William H. Gaylor

William H. Gaylor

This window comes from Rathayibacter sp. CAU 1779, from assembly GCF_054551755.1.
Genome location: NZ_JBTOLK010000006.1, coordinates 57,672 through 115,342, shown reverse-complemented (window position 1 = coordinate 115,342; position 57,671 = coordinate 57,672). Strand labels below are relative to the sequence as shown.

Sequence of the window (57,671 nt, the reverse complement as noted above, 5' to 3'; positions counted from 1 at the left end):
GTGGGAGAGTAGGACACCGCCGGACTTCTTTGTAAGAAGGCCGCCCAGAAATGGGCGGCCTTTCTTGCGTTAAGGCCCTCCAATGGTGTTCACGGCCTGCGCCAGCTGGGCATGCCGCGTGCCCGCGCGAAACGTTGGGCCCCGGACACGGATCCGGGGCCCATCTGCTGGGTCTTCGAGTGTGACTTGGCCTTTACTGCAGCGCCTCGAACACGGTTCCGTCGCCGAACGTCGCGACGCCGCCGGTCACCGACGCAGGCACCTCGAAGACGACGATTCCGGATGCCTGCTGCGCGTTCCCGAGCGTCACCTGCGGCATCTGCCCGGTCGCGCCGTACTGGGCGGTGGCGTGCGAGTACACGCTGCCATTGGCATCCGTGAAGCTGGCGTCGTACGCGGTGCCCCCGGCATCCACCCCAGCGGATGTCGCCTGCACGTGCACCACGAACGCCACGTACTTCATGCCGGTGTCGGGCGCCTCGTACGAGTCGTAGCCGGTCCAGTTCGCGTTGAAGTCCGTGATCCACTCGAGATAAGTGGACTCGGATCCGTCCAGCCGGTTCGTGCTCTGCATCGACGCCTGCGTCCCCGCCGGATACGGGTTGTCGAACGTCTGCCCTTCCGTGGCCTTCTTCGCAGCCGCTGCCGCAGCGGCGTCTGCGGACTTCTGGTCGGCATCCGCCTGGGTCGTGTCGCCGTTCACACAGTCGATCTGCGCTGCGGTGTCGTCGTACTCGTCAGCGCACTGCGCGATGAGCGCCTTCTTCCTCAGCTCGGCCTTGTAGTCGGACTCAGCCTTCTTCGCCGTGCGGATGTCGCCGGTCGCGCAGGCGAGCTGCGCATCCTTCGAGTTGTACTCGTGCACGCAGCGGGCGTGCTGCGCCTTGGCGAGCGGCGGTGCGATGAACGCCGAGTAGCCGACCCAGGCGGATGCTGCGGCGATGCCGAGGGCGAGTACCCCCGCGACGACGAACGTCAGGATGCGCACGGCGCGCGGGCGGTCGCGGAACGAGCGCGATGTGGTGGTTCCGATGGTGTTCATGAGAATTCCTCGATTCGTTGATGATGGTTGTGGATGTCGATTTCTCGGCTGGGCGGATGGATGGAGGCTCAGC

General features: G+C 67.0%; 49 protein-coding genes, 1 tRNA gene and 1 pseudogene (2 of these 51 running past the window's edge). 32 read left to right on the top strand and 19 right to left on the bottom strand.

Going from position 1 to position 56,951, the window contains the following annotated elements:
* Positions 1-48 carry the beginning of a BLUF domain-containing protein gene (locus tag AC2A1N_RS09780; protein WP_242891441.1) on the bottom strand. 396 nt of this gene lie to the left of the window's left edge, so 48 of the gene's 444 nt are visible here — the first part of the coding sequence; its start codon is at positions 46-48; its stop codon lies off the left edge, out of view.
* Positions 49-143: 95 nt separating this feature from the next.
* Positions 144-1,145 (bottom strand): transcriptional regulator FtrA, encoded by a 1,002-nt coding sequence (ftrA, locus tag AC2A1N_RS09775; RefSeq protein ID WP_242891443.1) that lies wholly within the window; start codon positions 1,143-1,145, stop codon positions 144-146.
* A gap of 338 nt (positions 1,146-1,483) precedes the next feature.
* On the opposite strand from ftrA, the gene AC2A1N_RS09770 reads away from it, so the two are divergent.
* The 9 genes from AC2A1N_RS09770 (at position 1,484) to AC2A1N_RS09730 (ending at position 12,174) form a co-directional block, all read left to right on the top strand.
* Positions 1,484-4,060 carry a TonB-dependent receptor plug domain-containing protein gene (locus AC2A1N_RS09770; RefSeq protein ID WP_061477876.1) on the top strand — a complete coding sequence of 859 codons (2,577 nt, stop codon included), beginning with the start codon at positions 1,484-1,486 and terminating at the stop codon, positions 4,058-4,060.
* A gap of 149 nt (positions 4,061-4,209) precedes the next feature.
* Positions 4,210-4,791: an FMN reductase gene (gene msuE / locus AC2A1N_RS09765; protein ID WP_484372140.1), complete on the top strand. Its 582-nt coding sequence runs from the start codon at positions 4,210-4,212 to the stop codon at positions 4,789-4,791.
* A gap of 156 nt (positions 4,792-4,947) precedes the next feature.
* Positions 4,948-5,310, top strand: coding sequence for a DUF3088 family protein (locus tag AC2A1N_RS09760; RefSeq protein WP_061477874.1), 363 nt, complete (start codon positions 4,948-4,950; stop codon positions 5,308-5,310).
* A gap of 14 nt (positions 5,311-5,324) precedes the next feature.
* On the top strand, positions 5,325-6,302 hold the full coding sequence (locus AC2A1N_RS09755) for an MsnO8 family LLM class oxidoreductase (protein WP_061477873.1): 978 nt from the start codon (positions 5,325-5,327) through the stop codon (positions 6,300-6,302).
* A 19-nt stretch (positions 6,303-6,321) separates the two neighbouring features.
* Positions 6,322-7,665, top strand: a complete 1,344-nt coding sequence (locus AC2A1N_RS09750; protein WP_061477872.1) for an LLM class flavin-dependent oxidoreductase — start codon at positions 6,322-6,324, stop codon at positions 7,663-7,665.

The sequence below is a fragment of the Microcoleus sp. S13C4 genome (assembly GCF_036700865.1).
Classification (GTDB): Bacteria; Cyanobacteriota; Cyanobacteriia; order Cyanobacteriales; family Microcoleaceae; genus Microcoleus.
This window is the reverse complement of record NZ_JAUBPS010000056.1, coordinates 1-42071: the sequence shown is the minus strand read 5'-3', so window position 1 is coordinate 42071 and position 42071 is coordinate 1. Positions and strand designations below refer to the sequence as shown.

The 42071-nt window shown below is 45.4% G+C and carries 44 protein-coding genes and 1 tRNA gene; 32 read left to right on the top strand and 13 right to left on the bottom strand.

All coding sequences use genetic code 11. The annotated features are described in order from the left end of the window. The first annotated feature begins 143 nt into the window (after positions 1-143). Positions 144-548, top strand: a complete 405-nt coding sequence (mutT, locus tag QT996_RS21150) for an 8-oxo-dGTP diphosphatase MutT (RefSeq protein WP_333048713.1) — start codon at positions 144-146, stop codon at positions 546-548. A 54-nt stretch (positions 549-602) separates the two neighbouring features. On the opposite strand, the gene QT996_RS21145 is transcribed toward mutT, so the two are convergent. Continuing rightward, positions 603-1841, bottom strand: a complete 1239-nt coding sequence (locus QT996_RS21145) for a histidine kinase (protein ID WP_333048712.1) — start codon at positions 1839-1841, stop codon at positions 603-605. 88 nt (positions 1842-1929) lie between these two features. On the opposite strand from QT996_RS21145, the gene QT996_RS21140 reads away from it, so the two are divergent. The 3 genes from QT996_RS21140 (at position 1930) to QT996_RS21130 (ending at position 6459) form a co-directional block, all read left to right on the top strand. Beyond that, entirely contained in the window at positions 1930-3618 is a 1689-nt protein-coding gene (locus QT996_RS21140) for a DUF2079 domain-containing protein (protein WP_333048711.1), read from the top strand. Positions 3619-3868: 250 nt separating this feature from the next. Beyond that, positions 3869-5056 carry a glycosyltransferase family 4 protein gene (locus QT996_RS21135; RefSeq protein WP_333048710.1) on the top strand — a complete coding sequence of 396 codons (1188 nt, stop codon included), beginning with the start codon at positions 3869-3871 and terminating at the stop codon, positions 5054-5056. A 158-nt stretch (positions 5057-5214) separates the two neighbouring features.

[caption align=left]<img src="/sites/default/files/styles/scale_220h/public/architects/wfgaylorcrop.jpg?itok=rU_TEAJS" alt="" title="William F. Gaylor [Stiles, 1884]" width="143" height="220" class="image-scale_220h" />William F. Gaylor [Stiles, 1884][/caption]<p>William H. Gaylor was born in Stamford Conn on March 8th, 1821. He attended grade school in Stamford through the age of 9, after which went to live and work on the farm of his maternal uncle, John Schofield. At the age of 15, Gaylor decided to pursue a career in carpentry and building, and entered the service of Edwin Bishop, a "successful carpenter and architect". Gaylor remained with Bishop for three years, at which time he moved to Williamsburg, Brooklyn and entered into the service of Messrs. Golder and Folk, Master Builders. Gaylor stayed with Golder and Folk until he reached 21 years, whereupon, "having fully perfected himself in a practical knowledge of his calling, he began business for himself".[fn]Stiles, Henry R. <em>Civil, Political, Professional and Ecclesiastical History of the County of Kings and the City of Brooklyn from 1683 to 1884</em>. New York, N.Y., United States: W.W. Munsell, 1884. 582[/fn]&nbsp;</p><p>Gaylor was a prolific architect, designing "imposing public edifices"[fn]Stiles, Henry R.&nbsp;<em>Civil, Political, Professional and Ecclesiastical History of the County of Kings and the City of Brooklyn from 1683 to 1884</em>. New York, N.Y., United States: W.W. Munsell, 1884, 584.[/fn] as well as many commercial and residential buildings, primarily in Brooklyn. He is best known for his design of cast-iron buildings, including 2 Wooster Street in Manhattan (1871-73) and three buildings for the Smith, Gray &amp; Co. firm - the Lyceum Building (1873-75), 894-896 Manhattan Avenue (1877-78) in Greenpoint and the main Smith, Gray building (1884) at 126 Broadway in Williamsburg. He also designed the Bedford Theater (1891), and the Smith, Gray &amp; Company Building at 103 Broadway in Brooklyn (1870; an individual landmark) is attributed to him. [fn]LPC,&nbsp;<em>DUMBO Historic District Designation Report</em>. New York: LPC, 2005.[/fn]</p><p>In January 1882 Gaylor was appointed Commissioner of the Department of Buildings by Mayor Seth Low.</p><p>Gaylor married Matilda Cocks of Brooklyn in 1849. After Matilda's death in 1861, Gaylor married Lizzie Burr of Brooklyn (she died in 1879). Gaylor had seven children, three by first wife, four by second. Son John W. Gaylor was a dealer in bricks, lime and building materials, and a second son, Edward F. Gaylor, Esq., was an architect active in Brooklyn.[fn]Stiles, Henry R. <em>Civil, Political, Professional and Ecclesiastical History of the County of Kings and the City of Brooklyn from 1683 to 1884</em>. New York, N.Y., United States: W.W. Munsell, 1884. 584[/fn]</p>